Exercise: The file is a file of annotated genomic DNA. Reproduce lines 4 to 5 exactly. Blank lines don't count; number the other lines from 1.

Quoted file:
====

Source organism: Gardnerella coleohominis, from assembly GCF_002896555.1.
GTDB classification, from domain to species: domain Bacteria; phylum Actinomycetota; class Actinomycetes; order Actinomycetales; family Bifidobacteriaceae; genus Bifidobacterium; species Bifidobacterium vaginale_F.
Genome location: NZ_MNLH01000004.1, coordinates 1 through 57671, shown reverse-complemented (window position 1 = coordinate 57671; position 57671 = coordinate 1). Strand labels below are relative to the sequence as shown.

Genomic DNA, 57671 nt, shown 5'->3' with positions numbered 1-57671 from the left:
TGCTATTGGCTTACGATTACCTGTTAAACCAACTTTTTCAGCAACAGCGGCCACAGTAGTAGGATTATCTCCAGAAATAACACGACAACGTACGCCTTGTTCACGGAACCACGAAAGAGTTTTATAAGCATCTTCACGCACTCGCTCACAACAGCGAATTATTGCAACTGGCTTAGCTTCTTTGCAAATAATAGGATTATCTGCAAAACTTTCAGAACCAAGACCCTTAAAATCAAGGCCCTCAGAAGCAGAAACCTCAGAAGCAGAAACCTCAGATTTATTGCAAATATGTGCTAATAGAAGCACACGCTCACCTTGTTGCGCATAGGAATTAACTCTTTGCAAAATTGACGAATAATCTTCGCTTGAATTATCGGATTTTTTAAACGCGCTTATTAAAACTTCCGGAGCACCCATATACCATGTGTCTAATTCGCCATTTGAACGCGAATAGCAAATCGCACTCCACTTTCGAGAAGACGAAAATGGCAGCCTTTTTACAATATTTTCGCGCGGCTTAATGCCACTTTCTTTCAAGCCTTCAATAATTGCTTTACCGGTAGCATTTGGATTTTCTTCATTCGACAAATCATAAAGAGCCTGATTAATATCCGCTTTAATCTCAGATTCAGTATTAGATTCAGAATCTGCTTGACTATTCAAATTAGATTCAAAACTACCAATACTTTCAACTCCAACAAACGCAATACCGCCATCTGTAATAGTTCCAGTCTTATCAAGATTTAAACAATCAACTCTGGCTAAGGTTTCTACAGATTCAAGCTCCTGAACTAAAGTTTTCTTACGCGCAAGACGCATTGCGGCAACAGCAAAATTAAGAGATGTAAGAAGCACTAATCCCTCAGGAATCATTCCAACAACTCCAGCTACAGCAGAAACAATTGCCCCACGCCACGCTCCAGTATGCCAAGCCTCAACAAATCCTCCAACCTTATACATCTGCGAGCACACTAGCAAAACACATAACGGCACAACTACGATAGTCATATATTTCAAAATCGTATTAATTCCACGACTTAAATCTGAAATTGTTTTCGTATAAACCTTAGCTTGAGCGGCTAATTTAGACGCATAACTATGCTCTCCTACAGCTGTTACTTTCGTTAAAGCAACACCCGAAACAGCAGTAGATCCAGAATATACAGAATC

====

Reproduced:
Genomic DNA, 57671 nt, shown 5'->3' with positions numbered 1-57671 from the left:
TGCTATTGGCTTACGATTACCTGTTAAACCAACTTTTTCAGCAACAGCGGCCACAGTAGTAGGATTATCTCCAGAAATAACACGACAACGTACGCCTTGTTCACGGAACCACGAAAGAGTTTTATAAGCATCTTCACGCACTCGCTCACAACAGCGAATTATTGCAACTGGCTTAGCTTCTTTGCAAATAATAGGATTATCTGCAAAACTTTCAGAACCAAGACCCTTAAAATCAAGGCCCTCAGAAGCAGAAACCTCAGAAGCAGAAACCTCAGATTTATTGCAAATATGTGCTAATAGAAGCACACGCTCACCTTGTTGCGCATAGGAATTAACTCTTTGCAAAATTGACGAATAATCTTCGCTTGAATTATCGGATTTTTTAAACGCGCTTATTAAAACTTCCGGAGCACCCATATACCATGTGTCTAATTCGCCATTTGAACGCGAATAGCAAATCGCACTCCACTTTCGAGAAGACGAAAATGGCAGCCTTTTTACAATATTTTCGCGCGGCTTAATGCCACTTTCTTTCAAGCCTTCAATAATTGCTTTACCGGTAGCATTTGGATTTTCTTCATTCGACAAATCATAAAGAGCCTGATTAATATCCGCTTTAATCTCAGATTCAGTATTAGATTCAGAATCTGCTTGACTATTCAAATTAGATTCAAAACTACCAATACTTTCAACTCCAACAAACGCAATACCGCCATCTGTAATAGTTCCAGTCTTATCAAGATTTAAACAATCAACTCTGGCTAAGGTTTCTACAGATTCAAGCTCCTGAACTAAAGTTTTCTTACGCGCAAGACGCATTGCGGCAACAGCAAAATTAAGAGATGTAAGAAGCACTAATCCCTCAGGAATCATTCCAACAACTCCAGCTACAGCAGAAACAATTGCCCCACGCCACGCTCCAGTATGCCAAGCCTCAACAAATCCTCCAACCTTATACATCTGCGAGCACACTAGCAAAACACATAACGGCACAACTACGATAGTCATATATTTCAAAATCGTATTAATTCCACGACTTAAATCTGAAATTGTTTTCGTATAAACCTTAGCTTGAGCGGCTAATTTAGACGCATAACTATGCTCTCCTACAGCTGTTACTTTCGTTAAAGCAACACCCGAAACAGCAGTAGATCCAGAATATACAGAATC